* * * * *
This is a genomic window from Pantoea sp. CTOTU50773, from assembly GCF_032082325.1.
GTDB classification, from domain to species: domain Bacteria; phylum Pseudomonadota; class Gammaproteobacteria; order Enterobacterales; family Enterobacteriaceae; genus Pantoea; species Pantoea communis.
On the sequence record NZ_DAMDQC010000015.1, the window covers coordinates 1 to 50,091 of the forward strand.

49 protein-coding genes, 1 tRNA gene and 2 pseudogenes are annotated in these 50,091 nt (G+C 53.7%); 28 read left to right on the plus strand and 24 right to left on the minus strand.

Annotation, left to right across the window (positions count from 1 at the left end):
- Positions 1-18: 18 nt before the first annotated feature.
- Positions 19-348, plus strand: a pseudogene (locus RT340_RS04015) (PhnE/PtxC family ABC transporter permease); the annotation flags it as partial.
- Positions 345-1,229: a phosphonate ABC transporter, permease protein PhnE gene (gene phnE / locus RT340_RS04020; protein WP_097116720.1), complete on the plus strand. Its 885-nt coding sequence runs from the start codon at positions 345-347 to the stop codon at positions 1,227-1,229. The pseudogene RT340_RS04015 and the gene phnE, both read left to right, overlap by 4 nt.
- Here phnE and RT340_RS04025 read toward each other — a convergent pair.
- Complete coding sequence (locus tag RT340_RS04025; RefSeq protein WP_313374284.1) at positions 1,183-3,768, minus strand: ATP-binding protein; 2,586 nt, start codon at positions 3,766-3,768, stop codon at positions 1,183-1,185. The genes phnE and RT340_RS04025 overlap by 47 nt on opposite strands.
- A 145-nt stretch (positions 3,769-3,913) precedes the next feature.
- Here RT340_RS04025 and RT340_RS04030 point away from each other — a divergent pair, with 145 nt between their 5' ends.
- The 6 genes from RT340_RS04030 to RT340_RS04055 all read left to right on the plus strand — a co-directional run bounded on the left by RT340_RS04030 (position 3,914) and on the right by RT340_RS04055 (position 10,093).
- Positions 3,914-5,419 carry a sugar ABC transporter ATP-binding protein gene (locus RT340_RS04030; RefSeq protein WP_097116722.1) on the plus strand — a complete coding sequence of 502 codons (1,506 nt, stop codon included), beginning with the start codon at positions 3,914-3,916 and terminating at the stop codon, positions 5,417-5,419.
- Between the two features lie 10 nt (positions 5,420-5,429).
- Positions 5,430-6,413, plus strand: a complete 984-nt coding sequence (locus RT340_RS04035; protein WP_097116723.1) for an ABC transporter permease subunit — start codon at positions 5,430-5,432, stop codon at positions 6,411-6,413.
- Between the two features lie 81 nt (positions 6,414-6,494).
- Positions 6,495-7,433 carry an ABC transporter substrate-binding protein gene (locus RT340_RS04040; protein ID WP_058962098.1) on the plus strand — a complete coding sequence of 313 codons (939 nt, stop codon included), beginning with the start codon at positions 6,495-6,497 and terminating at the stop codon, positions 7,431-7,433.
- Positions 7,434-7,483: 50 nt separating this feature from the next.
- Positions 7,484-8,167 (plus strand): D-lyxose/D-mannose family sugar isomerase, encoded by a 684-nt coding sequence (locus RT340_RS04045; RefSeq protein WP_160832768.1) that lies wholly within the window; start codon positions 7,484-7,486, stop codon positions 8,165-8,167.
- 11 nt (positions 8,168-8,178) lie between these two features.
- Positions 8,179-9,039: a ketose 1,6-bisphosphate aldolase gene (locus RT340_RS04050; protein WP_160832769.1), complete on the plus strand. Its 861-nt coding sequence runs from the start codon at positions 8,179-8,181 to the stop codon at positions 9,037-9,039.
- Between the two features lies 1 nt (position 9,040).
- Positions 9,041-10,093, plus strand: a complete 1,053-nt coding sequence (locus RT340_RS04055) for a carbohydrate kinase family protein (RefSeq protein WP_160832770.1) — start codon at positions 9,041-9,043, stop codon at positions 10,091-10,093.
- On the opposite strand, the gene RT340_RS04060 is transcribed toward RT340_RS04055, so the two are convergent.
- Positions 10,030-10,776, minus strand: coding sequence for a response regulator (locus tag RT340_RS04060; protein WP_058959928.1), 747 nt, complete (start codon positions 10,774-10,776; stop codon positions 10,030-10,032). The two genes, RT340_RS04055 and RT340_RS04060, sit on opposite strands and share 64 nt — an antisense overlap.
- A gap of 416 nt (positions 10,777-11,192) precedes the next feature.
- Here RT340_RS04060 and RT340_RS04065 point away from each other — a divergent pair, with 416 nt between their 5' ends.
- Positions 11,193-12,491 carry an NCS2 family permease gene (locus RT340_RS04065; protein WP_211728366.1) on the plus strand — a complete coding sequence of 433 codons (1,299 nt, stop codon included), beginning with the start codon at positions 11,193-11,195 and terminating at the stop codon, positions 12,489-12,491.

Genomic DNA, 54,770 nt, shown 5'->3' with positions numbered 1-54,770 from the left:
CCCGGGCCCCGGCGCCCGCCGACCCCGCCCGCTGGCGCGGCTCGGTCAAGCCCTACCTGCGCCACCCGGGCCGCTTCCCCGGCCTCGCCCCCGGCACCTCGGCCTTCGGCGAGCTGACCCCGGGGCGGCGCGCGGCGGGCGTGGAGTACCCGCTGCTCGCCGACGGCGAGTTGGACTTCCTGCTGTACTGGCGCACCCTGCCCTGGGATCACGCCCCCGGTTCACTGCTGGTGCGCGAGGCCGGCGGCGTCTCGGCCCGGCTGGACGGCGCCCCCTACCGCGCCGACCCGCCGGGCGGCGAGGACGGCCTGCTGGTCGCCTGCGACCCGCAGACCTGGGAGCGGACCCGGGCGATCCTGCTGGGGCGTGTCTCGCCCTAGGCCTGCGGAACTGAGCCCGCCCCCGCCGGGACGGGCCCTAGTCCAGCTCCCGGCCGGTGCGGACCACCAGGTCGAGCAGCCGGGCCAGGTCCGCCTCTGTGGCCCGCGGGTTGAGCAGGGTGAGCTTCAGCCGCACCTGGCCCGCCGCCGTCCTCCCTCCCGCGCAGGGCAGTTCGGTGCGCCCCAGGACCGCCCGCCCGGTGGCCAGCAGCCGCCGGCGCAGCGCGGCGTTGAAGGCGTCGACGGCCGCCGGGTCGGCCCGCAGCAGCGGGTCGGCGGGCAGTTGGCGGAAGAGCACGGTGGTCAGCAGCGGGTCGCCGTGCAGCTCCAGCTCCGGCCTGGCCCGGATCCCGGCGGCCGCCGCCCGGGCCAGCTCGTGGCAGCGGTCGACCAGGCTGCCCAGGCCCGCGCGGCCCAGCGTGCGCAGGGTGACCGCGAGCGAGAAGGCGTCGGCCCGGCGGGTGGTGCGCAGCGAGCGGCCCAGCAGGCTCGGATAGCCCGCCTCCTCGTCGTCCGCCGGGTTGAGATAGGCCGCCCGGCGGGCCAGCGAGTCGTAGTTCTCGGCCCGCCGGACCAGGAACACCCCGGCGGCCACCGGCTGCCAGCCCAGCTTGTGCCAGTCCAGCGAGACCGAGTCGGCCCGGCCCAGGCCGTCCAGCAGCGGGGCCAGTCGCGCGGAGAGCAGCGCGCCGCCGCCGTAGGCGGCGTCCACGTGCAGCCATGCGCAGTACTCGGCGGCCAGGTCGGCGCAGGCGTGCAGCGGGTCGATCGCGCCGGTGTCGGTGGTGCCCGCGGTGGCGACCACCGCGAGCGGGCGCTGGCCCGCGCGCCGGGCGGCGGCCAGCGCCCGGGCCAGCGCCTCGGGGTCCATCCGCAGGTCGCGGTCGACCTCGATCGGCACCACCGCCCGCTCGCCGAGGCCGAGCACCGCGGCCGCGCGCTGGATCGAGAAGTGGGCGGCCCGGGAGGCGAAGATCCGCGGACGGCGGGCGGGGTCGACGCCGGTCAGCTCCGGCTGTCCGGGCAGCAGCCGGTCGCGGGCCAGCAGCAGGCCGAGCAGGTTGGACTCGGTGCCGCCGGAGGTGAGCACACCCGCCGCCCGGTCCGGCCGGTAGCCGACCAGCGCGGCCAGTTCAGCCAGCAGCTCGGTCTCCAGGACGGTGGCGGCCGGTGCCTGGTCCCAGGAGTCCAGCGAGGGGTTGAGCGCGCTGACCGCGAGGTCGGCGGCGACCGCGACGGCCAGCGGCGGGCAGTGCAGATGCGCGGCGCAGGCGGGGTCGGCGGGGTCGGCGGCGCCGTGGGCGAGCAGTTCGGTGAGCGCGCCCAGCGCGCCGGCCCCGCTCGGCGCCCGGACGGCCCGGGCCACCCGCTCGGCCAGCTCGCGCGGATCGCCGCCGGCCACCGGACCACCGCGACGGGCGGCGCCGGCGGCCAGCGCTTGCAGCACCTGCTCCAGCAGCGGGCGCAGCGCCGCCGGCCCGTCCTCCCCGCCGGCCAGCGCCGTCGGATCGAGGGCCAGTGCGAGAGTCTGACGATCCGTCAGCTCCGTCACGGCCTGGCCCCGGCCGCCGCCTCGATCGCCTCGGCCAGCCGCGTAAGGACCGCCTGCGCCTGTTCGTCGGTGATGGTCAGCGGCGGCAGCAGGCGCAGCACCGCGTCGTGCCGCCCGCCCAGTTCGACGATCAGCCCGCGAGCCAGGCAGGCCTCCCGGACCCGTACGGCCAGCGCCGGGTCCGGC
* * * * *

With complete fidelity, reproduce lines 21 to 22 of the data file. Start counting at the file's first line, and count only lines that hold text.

- 11 nt (positions 8,168-8,178) lie between these two features.
- Positions 8,179-9,039: a ketose 1,6-bisphosphate aldolase gene (locus RT340_RS04050; protein WP_160832769.1), complete on the plus strand. Its 861-nt coding sequence runs from the start codon at positions 8,179-8,181 to the stop codon at positions 9,037-9,039.